‘Regulatory arbitrage’ threatens private markets if SEC does not keep pace

The US regulatory agency is expected to release new proposals on Monday, aimed at increasing climate-related disclosures for public companies.

Differing ESG disclosure requirements governing public and private companies creates the risk of “regulatory arbitrage” for asset managers seeking havens from US regulators.

“If there’s more requirements imposed on public companies related to climate and human capital disclosures, [companies] may feel incentivised to be taken private to try to evade that additional level of scrutiny,” Andrew Park, senior policy analyst at the advocacy group Americans for Financial Reform, said during a private markets webinar this week.

The Predistribution Initiative, a US-based non-profit organisation seeking to create a more equitable global financial industry, hosted the virtual discussion, which covered recent and upcoming rules proposals from the US Securities and Exchange Commission.

During the webinar, Park warned that “asymmetric information” requirements for public and private companies creates a disclosure loophole that asset managers may use to their advantage. “As we see more requirements being placed on public companies,” Park said, “we want to see a level playing field so there isn’t a regulatory arbitrage between public and private companies.”

In January, the SEC unveiled proposals to “enhance” reporting requirements for private markets funds. The regulatory agency is expected to release new proposals next Monday, aimed at increasing climate-related disclosures for public companies.

According to Delilah Rothenberg, The Predistribution Initiative’s executive director, regulatory loopholes do not stop at environmental reporting.

“Inequality is growing at a systemic level,” Rothenberg said. “If portfolio companies are burdened with too much debt, will they be in a position to offer quality jobs and affordable goods and services?”

She added: “Is extracting value from companies taking away from the company’s ability to operate and serve its corporate purpose… is fund manager compensation growing at an exponentially faster rate than for workers of portfolio companies and beneficiaries of the LPs?”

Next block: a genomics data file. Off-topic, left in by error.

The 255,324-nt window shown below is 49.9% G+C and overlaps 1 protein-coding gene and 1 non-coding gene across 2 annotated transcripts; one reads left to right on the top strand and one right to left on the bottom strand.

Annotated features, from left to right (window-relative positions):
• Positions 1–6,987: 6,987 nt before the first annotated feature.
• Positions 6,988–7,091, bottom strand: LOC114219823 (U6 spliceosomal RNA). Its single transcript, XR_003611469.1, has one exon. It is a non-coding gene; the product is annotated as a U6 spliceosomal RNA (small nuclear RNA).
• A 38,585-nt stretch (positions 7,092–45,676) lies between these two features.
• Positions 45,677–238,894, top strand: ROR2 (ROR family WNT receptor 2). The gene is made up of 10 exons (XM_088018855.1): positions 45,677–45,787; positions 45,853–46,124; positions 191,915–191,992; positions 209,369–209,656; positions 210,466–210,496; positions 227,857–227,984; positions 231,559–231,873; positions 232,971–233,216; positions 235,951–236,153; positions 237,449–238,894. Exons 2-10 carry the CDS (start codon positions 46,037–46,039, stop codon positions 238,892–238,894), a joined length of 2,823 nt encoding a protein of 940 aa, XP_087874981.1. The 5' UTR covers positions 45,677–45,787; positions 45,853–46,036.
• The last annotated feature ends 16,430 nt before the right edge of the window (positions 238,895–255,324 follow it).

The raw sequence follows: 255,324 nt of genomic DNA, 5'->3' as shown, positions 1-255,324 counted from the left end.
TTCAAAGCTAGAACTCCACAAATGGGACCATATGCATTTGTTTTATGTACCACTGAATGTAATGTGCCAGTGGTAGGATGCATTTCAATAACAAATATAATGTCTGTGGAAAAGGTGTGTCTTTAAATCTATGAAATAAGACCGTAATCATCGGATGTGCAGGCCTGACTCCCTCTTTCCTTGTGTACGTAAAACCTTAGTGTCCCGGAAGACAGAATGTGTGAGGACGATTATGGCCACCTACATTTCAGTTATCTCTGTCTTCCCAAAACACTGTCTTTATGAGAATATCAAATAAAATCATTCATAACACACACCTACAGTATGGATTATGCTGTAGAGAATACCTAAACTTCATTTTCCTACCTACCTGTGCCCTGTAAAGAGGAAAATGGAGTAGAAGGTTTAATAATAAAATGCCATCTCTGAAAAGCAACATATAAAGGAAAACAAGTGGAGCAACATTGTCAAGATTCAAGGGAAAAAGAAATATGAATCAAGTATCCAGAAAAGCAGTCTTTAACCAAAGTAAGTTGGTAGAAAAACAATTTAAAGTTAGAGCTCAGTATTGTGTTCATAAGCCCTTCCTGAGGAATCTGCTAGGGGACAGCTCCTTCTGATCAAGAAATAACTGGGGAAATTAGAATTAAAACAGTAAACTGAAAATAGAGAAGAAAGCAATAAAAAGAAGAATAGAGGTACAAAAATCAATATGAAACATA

Marieke Beeuwkes Spence, executive director of Impact Capital Managers, an industry network representing impact investors, said her organisation is in “absolute alignment” with the need to increase transparency in private markets. But a “cautionary approach” is needed to ensure new regulatory rules do not hurt GPs already trying to establish industry best practices.

“We feel that some of the proposed rules feel heavy-handed and may actually have an adverse [effect] on impact fund managers,” Spence said. “We would love to be thinking more expansively about how we can disincentivise bad actors and behaviours but incentivise and encourage the formation of authentic impact fund management.”

The downstream effects of any new regulatory rules must be factored into the “burden equation” LPs must consider when committing to asset managers,” said Jennifer Choi, managing director for industry affairs at the Institutional Limited Partners Association.

“We have to be cognisant of the fact that there will be some sort of cost created by these proposals, should they become rules,” Choi said. “Even though the rules proposals stipulate those costs would not be passed on to LPs, we know that this is an incredibly creative industry.”